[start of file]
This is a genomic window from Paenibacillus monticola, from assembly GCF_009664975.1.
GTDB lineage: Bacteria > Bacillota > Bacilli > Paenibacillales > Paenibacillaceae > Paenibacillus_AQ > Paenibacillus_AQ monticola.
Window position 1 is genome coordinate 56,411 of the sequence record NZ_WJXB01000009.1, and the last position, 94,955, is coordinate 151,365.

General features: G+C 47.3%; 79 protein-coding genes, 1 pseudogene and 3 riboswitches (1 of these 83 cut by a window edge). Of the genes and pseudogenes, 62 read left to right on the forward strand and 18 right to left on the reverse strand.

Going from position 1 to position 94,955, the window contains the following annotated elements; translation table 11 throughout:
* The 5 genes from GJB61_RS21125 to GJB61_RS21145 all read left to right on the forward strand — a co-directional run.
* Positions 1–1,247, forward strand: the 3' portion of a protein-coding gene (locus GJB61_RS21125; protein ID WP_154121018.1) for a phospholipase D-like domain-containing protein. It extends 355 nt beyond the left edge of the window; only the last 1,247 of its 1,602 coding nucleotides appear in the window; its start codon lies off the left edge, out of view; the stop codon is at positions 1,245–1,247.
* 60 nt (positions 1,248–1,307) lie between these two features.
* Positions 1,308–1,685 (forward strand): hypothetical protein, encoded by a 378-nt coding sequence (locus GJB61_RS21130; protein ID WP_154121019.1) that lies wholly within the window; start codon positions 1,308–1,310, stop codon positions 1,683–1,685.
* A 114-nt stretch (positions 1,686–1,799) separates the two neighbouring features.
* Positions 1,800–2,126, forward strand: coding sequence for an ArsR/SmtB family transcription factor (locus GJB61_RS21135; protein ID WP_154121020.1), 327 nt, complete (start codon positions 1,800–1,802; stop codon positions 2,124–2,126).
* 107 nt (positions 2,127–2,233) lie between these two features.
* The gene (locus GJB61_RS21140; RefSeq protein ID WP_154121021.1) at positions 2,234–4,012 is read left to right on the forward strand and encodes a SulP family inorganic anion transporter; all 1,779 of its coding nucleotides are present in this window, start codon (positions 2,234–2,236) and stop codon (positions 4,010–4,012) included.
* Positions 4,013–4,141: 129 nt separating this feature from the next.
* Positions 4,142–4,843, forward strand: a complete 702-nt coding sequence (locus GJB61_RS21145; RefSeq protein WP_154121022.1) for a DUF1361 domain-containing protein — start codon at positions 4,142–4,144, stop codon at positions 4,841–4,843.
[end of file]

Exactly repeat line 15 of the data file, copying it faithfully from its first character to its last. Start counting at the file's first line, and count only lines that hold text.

* Positions 4,142–4,843, forward strand: a complete 702-nt coding sequence (locus GJB61_RS21145; RefSeq protein WP_154121022.1) for a DUF1361 domain-containing protein — start codon at positions 4,142–4,144, stop codon at positions 4,841–4,843.